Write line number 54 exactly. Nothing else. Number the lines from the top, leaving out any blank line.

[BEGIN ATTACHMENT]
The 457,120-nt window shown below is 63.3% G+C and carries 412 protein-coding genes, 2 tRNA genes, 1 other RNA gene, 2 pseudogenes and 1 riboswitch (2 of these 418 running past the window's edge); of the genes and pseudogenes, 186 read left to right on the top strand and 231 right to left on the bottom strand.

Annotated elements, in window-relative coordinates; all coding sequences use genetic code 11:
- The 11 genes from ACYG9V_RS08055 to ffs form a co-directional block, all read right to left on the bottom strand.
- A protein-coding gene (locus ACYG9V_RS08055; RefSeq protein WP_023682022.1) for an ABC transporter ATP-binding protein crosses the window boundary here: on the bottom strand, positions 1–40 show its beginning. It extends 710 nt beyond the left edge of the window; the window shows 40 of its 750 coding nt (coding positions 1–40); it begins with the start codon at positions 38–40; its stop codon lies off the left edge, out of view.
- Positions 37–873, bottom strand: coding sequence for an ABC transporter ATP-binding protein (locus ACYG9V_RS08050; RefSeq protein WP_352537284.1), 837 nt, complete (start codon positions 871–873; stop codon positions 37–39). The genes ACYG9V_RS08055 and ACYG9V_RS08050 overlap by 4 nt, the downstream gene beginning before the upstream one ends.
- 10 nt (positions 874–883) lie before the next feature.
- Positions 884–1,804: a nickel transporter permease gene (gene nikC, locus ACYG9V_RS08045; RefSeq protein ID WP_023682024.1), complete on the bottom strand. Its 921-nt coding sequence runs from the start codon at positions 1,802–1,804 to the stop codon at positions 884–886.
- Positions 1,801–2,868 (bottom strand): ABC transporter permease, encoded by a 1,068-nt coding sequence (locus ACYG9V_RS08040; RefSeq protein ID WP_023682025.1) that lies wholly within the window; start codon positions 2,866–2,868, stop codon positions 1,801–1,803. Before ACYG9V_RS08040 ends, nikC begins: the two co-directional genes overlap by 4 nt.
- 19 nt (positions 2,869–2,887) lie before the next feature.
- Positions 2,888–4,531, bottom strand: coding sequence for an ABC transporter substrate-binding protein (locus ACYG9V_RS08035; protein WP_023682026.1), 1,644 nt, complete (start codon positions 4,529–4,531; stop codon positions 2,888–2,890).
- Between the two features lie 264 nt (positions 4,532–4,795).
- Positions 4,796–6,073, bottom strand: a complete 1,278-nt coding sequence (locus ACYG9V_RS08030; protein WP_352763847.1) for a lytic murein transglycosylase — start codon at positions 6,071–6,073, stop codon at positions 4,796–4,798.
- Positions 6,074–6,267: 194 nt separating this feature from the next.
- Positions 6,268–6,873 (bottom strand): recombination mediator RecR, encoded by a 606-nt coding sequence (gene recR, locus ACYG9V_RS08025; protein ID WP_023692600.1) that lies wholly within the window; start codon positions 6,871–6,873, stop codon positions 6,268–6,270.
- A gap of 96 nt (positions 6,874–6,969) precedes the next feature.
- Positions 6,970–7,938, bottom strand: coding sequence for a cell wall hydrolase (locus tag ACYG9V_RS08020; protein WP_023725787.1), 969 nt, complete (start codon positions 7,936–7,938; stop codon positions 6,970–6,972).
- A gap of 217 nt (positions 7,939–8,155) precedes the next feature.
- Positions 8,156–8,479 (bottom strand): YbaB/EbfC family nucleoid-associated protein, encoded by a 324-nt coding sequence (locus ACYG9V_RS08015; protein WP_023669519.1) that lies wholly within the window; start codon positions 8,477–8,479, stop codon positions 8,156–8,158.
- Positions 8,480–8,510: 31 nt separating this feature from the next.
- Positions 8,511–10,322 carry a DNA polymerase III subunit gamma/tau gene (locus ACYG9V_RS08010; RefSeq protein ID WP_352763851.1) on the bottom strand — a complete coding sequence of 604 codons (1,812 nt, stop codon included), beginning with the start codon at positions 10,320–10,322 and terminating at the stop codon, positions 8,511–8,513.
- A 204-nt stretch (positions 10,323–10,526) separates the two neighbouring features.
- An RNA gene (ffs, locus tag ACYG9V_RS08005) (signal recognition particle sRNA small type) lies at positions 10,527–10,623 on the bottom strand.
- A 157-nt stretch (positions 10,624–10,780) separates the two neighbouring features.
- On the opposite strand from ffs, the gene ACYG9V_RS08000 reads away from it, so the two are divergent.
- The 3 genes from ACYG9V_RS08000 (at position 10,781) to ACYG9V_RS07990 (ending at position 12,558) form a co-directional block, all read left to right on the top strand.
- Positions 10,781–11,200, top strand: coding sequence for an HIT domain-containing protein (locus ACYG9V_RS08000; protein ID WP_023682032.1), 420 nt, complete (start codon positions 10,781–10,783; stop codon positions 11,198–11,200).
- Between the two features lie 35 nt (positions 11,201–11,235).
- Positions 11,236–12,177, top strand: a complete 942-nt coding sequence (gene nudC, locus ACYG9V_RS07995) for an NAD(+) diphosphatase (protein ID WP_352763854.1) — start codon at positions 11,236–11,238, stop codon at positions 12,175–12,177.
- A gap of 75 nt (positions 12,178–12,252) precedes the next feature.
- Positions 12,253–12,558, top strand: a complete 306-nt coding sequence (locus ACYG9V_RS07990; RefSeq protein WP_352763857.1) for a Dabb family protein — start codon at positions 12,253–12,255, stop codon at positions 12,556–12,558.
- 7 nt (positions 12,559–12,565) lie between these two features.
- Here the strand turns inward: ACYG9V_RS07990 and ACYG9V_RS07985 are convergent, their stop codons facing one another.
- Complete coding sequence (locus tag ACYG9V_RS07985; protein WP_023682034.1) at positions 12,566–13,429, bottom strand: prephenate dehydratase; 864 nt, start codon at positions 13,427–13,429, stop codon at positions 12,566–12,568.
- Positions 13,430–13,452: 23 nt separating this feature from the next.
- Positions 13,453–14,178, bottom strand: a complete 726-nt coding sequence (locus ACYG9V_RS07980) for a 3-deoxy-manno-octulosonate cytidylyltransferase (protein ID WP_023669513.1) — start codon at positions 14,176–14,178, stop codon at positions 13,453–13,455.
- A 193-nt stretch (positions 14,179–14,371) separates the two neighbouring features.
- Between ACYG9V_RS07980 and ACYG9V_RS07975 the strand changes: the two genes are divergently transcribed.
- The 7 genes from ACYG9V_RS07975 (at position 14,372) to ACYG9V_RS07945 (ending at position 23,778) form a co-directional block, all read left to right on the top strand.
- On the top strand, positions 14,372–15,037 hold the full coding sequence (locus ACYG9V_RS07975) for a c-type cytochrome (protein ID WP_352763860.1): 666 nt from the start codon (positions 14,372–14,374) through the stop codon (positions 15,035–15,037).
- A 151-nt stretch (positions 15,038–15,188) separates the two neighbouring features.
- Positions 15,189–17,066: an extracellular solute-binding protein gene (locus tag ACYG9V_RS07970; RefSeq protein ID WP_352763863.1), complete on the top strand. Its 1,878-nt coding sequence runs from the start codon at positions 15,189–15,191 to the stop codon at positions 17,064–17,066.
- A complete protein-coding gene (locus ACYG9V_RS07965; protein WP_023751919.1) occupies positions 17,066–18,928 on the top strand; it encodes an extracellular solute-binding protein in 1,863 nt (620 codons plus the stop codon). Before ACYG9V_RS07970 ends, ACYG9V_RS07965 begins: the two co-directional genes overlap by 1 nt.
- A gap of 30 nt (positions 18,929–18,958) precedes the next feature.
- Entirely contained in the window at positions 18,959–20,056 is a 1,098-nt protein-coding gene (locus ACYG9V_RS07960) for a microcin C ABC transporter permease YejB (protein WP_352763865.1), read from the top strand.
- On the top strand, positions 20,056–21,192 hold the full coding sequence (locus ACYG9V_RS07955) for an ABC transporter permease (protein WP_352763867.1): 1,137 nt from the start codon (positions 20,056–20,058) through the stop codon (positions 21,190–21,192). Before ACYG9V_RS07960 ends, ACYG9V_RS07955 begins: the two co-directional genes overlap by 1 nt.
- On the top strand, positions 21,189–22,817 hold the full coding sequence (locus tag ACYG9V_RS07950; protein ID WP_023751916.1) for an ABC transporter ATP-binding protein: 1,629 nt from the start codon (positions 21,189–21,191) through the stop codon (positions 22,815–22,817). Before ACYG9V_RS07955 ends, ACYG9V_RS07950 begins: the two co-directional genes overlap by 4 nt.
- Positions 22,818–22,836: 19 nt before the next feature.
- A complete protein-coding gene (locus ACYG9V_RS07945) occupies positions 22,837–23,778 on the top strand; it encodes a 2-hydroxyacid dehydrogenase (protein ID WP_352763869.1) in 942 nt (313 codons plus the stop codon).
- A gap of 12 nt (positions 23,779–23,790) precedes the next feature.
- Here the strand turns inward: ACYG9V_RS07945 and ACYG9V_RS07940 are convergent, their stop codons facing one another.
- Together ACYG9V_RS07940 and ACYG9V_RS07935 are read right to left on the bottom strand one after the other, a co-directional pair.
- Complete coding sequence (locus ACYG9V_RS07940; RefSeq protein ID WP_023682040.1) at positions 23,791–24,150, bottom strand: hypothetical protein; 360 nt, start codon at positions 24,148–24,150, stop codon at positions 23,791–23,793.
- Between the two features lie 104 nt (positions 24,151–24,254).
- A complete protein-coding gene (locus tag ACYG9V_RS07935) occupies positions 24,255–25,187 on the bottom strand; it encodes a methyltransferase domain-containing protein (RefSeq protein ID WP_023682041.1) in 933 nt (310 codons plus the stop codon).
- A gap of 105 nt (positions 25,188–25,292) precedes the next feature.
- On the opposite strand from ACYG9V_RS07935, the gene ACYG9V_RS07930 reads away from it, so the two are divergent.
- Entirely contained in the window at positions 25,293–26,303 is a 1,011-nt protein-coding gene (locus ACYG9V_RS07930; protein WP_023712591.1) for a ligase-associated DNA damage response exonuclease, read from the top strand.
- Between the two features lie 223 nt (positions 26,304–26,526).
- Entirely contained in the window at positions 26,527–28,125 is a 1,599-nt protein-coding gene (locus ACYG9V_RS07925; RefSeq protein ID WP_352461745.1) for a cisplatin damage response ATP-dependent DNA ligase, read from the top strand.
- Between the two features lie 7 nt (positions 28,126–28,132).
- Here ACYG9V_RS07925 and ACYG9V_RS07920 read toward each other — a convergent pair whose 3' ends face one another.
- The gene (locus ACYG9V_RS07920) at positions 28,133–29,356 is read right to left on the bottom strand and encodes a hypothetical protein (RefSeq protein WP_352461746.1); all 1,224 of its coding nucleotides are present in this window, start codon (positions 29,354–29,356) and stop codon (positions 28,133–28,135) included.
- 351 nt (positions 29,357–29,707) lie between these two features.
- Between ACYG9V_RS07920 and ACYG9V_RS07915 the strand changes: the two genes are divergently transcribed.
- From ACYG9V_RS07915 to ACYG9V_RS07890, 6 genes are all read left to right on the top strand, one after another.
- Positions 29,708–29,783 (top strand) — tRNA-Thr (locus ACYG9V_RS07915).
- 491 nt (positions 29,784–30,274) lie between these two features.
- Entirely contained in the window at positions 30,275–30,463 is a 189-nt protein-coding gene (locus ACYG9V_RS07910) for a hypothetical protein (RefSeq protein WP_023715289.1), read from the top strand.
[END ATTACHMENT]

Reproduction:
- A complete protein-coding gene (locus tag ACYG9V_RS07935) occupies positions 24,255–25,187 on the bottom strand; it encodes a methyltransferase domain-containing protein (RefSeq protein ID WP_023682041.1) in 933 nt (310 codons plus the stop codon).